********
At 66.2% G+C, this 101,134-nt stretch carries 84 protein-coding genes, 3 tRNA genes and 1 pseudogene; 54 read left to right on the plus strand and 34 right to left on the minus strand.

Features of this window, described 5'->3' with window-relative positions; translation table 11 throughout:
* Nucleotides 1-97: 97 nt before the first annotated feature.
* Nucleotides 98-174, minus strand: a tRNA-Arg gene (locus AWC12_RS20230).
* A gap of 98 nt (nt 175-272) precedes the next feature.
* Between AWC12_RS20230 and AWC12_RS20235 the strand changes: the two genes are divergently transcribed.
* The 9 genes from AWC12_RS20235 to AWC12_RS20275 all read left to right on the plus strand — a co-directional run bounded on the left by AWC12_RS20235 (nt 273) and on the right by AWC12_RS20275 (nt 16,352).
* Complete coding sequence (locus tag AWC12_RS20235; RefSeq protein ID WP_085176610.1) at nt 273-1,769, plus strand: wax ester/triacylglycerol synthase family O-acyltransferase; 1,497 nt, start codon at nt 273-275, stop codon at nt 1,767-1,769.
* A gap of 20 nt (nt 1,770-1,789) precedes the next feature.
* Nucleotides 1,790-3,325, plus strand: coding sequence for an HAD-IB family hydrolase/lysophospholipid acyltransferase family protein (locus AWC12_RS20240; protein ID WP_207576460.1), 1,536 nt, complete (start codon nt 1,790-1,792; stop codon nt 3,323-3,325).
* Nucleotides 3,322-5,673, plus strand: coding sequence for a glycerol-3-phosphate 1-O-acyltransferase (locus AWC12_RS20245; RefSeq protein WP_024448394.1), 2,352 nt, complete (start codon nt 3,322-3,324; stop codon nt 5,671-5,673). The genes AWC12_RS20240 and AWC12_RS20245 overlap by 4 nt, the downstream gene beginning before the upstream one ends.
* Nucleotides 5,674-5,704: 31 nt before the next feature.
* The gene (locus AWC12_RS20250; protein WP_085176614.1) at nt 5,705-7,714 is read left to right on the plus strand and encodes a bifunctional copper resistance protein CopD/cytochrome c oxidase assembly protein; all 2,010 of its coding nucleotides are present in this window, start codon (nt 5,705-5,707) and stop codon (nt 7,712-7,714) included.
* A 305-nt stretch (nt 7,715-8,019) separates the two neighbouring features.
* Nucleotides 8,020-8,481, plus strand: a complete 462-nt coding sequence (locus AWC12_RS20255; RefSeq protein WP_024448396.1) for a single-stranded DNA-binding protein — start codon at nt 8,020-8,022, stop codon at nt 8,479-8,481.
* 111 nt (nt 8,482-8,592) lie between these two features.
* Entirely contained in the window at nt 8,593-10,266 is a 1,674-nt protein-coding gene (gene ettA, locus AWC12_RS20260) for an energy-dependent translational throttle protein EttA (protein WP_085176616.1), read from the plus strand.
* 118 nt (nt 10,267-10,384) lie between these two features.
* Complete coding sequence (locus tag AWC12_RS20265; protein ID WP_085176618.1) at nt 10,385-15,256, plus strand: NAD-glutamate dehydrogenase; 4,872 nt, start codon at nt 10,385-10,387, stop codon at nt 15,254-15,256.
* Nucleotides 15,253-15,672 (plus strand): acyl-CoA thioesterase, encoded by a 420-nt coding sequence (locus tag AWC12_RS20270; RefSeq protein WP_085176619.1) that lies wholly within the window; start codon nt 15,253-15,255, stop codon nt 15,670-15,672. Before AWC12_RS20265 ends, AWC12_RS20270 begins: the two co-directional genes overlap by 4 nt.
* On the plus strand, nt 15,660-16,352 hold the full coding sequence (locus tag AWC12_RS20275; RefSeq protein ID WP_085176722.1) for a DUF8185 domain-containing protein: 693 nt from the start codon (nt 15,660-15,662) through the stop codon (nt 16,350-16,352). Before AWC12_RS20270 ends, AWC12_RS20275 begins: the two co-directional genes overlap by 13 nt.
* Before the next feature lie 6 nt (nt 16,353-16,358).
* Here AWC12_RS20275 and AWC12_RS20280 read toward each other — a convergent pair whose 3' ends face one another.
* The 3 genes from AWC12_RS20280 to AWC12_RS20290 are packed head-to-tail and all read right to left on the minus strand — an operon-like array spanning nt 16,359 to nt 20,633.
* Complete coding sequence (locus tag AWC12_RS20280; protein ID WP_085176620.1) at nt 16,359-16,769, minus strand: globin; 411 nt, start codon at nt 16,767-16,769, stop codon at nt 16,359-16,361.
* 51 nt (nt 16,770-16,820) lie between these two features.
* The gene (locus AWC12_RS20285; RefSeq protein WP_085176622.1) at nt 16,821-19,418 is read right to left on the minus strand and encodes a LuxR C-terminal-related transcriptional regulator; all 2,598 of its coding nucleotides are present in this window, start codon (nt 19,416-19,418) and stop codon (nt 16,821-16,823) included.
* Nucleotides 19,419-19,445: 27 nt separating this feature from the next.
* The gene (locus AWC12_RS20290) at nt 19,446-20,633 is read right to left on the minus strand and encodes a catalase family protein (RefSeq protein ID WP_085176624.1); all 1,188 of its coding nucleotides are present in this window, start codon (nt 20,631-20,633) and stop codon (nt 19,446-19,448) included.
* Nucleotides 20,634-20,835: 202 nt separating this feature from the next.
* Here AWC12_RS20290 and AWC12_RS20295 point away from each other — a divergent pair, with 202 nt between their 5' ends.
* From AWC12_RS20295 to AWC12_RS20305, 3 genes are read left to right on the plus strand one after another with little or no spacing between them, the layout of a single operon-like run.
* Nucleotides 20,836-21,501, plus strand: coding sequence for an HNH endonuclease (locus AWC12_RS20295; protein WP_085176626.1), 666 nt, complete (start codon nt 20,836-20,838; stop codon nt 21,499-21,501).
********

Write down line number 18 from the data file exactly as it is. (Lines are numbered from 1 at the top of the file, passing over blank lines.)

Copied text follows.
* 118 nt (nt 10,267-10,384) lie between these two features.